Buprenorphine is the main active ingredient contained in both Subutex and Suboxone (Suboxone also contains naloxone) and, in higher doses, is used to treat opioid dependence. In lower doses, it is commonly used to treat moderate to chronic pain.
Buprenorphine is a derivative of the opium poppy plant just as other narcotics such as morphine and heroin are; however it is not quite as strong as these drugs. This is because buprenorphine is a partial opioid agonist, whereas drugs such as morphine, heroin, and oxycontin are full opioid agonists.
Basically, what this means, is that when an individual is administered buprenorphine, the chemical partially activates the opioid receptors in the individual’s brain, causing the person to feel slightly euphoric but nowhere near the intensity that they would feel if they were to take a full opioid agonist like heroin.
When an individual consumes heroin, the drug fully activates the opioid receptors in the brain, causing an intense high feeling across the central nervous system of the body (assuming the dose is high enough). Obviously, in small enough doses, no effect will be felt. This is why mental and physical dependence is so common with opiate drugs–because the body learns to love the feeling and eventually has a very hard time coping without it.
Potential Adverse Affects of Buprenorphine
As with other opioids, buprenorphine can also cause minor to severe side effects. More severe side effects, however, are more common in individuals who do not already have a tolerance built up in their bodies for opioids (non-opiate addicts). These are people who may be introduced to the drug for the first time and may end up taking too much, which can lead to difficulty breathing, nausea, and even death by respiratory failure (uncommon).
On the other hand, people taking buprenorphine who already have an opioid tolerance are much less likely to experience the more severe consequences such as overdose and death, however, side effects such as nausea, constipation, irregular breathing, slow heartbeat, sexual frustration, urinary retention, insomnia, and dry mouth are extremely common.
When beginning buprenorphine treatment such as Suboxone, it is important that the individual has not taken any other opiates for at least 12 to 18 hours before the first dose of buprenorphine, otherwise, they could go into precipitated withdrawal which is basically characterized by intensified withdrawal symptoms (worse than the normal opiate withdrawals that the person is used to). To avoid precipitated withdrawal symptoms, follow the doctor’s orders and make sure that you are currently in withdrawal at the time of your first administered buprenorphine (or Suboxone) dose.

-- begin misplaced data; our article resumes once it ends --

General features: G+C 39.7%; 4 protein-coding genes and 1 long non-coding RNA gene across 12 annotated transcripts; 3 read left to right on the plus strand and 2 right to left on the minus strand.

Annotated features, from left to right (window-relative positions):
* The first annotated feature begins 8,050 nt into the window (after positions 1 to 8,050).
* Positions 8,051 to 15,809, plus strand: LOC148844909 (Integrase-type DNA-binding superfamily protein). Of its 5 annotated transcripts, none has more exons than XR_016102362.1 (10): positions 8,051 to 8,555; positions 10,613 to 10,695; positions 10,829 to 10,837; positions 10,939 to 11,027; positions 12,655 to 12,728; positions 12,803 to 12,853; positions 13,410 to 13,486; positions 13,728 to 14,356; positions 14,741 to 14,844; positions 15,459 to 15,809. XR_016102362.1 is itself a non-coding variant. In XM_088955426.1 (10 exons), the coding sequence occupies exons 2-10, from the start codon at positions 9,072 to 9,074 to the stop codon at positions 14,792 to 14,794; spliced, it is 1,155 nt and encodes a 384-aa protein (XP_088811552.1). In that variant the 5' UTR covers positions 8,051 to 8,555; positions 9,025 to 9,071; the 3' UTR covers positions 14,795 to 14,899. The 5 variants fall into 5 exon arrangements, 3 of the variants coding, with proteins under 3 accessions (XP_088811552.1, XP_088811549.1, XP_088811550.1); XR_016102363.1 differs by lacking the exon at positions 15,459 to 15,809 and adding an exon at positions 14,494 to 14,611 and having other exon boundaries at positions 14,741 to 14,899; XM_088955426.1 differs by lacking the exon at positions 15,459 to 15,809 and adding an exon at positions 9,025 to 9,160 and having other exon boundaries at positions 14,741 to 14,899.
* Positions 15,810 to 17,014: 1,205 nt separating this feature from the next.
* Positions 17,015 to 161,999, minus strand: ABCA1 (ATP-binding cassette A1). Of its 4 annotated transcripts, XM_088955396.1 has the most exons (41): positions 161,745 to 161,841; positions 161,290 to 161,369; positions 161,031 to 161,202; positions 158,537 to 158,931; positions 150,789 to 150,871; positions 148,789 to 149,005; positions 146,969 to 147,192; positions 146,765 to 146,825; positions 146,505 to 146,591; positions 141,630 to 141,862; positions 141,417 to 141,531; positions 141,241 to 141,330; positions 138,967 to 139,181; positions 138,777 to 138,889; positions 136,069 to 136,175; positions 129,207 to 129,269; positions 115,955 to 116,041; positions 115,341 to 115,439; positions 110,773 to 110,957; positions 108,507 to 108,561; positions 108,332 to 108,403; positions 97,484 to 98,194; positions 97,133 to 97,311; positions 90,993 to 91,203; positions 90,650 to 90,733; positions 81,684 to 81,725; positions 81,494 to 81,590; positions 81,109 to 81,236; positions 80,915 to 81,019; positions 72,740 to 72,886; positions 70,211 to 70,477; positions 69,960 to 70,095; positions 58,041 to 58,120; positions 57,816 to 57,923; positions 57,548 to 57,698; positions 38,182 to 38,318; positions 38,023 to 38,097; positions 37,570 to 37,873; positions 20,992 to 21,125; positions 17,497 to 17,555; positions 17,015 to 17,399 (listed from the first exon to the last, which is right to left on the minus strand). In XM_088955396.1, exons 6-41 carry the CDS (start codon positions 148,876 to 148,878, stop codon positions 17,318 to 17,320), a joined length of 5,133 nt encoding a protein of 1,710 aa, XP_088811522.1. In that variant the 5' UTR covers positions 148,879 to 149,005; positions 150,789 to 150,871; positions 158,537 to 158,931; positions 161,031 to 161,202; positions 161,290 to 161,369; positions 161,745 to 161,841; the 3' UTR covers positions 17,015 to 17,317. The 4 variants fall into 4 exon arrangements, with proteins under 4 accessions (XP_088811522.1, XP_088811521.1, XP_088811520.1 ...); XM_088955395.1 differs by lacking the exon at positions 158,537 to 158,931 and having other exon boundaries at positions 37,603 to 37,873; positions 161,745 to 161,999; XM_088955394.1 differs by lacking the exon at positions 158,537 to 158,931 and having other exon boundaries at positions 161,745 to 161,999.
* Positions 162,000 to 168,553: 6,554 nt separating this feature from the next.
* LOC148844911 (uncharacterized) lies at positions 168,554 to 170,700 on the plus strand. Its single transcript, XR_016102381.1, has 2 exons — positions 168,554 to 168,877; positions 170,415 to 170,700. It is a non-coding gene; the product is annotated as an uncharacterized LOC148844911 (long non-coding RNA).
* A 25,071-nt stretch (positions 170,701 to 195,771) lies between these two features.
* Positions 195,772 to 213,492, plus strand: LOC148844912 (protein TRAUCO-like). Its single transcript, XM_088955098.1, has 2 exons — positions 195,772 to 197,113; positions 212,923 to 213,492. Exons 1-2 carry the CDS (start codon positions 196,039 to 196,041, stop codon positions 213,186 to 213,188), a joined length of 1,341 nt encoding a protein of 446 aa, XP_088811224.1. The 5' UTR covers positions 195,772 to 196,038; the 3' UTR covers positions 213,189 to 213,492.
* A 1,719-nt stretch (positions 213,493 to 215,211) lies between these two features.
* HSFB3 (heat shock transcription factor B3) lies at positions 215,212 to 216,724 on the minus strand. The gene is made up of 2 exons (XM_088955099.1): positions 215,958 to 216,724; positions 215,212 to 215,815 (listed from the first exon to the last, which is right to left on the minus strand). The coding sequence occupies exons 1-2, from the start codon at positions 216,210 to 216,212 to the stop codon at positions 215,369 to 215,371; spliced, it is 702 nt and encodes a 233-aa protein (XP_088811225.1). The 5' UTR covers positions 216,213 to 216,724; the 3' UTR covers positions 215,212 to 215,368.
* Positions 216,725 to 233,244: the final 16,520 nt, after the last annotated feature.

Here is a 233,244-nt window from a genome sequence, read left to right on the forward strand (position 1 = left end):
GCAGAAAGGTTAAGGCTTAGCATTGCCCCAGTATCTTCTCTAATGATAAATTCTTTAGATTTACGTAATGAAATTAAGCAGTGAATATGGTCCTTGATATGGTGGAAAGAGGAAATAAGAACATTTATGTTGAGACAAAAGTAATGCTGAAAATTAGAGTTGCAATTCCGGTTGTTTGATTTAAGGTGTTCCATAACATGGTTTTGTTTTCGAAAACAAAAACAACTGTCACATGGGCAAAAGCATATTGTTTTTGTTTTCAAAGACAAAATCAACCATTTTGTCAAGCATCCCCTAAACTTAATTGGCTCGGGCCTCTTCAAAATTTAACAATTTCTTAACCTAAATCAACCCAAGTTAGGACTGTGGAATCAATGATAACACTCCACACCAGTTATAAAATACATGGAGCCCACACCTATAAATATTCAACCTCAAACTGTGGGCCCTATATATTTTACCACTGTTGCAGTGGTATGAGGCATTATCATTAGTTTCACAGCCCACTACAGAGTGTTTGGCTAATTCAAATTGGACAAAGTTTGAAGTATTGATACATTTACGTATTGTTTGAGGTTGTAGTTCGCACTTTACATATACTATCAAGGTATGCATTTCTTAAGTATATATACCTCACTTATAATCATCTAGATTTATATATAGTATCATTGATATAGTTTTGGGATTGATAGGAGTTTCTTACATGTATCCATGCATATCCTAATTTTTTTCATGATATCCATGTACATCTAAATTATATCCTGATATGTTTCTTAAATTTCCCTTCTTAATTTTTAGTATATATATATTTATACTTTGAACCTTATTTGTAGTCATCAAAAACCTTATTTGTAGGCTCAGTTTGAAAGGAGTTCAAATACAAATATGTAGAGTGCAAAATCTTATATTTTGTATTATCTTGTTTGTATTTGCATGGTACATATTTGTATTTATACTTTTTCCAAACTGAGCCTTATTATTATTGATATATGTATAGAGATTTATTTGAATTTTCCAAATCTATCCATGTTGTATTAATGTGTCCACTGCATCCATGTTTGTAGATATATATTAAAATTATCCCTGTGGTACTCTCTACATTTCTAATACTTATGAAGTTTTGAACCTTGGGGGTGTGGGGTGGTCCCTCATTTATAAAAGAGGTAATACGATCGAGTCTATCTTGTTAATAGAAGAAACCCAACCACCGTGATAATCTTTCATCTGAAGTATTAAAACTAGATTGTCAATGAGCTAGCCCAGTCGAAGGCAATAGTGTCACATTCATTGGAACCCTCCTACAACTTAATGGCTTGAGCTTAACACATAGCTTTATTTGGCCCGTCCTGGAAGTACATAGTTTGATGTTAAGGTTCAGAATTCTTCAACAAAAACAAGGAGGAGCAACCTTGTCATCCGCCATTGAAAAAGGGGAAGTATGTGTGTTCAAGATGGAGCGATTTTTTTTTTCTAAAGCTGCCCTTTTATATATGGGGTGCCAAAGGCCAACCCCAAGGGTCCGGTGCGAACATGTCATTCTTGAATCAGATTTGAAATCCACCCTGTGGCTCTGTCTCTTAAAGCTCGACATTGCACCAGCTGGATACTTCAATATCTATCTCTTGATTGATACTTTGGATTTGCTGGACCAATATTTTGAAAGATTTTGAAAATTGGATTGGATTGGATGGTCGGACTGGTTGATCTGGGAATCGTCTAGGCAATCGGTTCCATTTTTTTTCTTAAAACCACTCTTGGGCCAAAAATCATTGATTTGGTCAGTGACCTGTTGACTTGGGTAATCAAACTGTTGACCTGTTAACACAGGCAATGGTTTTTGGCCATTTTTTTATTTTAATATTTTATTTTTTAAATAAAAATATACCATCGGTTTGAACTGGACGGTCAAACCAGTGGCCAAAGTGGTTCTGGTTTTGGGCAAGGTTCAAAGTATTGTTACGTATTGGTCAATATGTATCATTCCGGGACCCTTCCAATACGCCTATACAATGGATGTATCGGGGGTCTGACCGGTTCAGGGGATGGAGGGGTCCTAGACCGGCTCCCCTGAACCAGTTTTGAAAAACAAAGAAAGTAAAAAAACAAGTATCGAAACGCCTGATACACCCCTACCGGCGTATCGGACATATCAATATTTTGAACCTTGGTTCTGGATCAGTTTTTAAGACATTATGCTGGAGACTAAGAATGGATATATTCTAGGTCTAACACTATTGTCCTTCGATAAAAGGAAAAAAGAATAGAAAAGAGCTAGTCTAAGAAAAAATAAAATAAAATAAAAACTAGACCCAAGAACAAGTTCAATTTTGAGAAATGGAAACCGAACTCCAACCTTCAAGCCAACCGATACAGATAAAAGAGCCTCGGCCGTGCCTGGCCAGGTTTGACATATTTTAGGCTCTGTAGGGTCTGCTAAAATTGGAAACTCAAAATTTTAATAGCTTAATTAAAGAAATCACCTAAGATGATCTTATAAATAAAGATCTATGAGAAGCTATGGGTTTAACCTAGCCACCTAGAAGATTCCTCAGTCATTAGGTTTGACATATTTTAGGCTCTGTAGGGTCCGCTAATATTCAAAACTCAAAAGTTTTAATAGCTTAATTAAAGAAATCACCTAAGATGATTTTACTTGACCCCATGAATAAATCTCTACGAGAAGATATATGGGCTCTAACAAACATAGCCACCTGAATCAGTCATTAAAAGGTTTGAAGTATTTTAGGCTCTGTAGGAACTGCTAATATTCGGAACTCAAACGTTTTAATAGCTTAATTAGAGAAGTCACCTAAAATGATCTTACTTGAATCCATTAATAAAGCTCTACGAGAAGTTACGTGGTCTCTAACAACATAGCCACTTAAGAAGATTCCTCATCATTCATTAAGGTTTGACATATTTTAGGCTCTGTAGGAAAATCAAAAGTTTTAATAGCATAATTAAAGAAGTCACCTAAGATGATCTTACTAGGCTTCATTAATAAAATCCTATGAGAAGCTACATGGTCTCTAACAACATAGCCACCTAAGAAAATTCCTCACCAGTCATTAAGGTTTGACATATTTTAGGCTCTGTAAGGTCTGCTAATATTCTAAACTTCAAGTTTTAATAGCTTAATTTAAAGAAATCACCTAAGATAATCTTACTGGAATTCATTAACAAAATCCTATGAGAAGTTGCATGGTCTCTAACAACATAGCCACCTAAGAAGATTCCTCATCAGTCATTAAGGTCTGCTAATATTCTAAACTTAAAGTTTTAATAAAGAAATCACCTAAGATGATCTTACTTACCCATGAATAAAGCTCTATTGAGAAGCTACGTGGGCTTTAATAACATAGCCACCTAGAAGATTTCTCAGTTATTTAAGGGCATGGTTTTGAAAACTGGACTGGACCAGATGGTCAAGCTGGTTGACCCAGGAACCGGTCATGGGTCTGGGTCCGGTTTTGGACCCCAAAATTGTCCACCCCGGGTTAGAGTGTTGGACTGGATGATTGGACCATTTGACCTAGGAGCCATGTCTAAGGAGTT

Like with many other narcotics, buprenorphine can cause very serious (and potentially deadly) side effects if the drug is combined with other drugs (especially depressants or tranquilizers). Common drugs associated with serious negative consequences include Xanax, valium, alcohol, Vicodin, heroin, oxycontin, and Methadone. When these drugs are combined with buprenorphine, they amplify the sedentary effect on the respiratory system and can lead to respiratory or heart failure (which is the most common cause of death).
How to Take Buprenorphine (As Suboxone)?
The most common form of buprenorphine for the treatment of opioid dependence comes as Suboxone which contains four parts buprenorphine for everyone part naloxone. The naloxone counters the full effect of the buprenorphine to reduce the risks of Suboxone Abuse occurring.
There are two options for taking Suboxone; Suboxone Film and Suboxone Pills. The Suboxone Sublingual Film is more convenient for most people because it is easy to cut off pieces to match the dose you need and the taste is less intense. The Sublingual Pill or Tablet is a soft tablet that usually breaks up or crumbles when you try to cut pieces. With either option, you will take the piece of the strip or pill and place it under your tongue to dissolve. You don’t want to chew or swallow the drug as this will negate the intended effects of the drug.
Where Can I Get More Information on Buprenorphine?
To get a complete and detailed overview of buprenorphine, you can read the buprenorphine article on SAMHSA.